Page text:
Inmon Architecture on the other hand is a top-down approach to data warehouse design using a normalized enterprise data model. Dimensional data marts containing data needed for specific business processes or specific departments are created from the enterprise data warehouse only after the complete data warehouse has been created.

This normalized model makes loading the data less complex, but using this structure for querying is hard as it involves many tables and joins. The up-front cost is significant and construction lasts a long time, but the return is expected to be a long-lasting and reliable data architecture.

15. A Conformed Dimension is a dimension that has the same exact meaning when being referred from different fact tables. A conformed dimension can refer to multiple tables in multiple data marts within the same organization. For two dimension tables to be considered as conformed, they must either be identical or one must be a subset of another.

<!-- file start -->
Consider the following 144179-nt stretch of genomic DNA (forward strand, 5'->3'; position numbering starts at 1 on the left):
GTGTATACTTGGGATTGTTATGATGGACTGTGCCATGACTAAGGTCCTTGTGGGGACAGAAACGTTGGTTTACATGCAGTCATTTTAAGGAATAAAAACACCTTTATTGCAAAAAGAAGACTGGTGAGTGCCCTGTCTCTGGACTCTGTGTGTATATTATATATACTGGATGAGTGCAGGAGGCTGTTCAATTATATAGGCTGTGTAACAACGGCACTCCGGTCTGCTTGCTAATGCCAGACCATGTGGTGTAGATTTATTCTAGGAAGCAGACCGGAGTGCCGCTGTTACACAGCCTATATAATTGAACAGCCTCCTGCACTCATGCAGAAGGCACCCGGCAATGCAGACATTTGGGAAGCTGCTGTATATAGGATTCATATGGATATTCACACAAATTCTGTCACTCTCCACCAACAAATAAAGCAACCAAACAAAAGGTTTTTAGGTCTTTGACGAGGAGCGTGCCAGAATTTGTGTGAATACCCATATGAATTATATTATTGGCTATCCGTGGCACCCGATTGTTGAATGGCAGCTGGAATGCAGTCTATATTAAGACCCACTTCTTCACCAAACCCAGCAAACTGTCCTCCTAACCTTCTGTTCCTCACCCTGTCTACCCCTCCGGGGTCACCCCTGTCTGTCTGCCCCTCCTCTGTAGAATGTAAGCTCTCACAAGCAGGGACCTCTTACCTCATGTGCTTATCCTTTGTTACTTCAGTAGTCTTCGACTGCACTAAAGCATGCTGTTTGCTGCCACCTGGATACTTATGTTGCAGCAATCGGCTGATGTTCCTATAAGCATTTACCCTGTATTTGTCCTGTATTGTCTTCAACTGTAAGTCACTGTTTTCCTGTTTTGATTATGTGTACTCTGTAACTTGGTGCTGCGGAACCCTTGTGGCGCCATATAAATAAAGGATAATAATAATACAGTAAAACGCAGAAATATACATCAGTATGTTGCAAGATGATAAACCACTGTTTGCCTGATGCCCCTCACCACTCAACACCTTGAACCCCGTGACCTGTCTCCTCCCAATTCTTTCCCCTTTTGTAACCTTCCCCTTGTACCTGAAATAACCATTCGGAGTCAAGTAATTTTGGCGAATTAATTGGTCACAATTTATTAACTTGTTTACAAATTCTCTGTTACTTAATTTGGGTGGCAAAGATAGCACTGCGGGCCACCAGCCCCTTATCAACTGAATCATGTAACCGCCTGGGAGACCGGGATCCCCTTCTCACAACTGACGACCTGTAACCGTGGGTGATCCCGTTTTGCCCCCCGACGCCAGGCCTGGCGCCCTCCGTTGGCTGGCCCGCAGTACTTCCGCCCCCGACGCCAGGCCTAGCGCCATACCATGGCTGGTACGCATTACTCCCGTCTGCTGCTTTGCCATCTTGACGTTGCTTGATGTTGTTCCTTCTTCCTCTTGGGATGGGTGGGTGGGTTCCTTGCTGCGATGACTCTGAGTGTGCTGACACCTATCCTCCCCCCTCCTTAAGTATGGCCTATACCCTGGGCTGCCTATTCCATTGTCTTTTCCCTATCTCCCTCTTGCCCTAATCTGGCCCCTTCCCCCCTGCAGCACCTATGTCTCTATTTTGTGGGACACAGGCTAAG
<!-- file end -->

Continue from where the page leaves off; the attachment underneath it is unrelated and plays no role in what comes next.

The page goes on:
16. Slowly Changing Dimensions (SCD) are dimensions that contain relatively static data like the geographic locations, customers or products but which change slowly but unpredictably rather than on a regular schedule. You might have a fact table with the sales records and a dimension table with salespersons data, but the salespersons are occasionally moved or transferred to different regions, for historical reporting purposes you might want to keep track of this change. Dealing with these issues involves SCD management methodologies which are as follows:

Type 0 : Retain Original
Type 1: This methodology overwrites old with new data, and therefore does not track historical data.
Type 2: add new row with a column for version flag.
Type 3: add new attribute. A column for original_value and another column for current_value.
Type 4: add history table
Type 6: Combined Approach

Foot Notes:
Check out this great article written by Jay Feng from InterviewQuery for a more comprehensive guide on tackling SQL Interview questions.

If you want to learn more about SQL in Google cloud, check out these articles on BigQuery 101 and Using BigQuery with R/Python.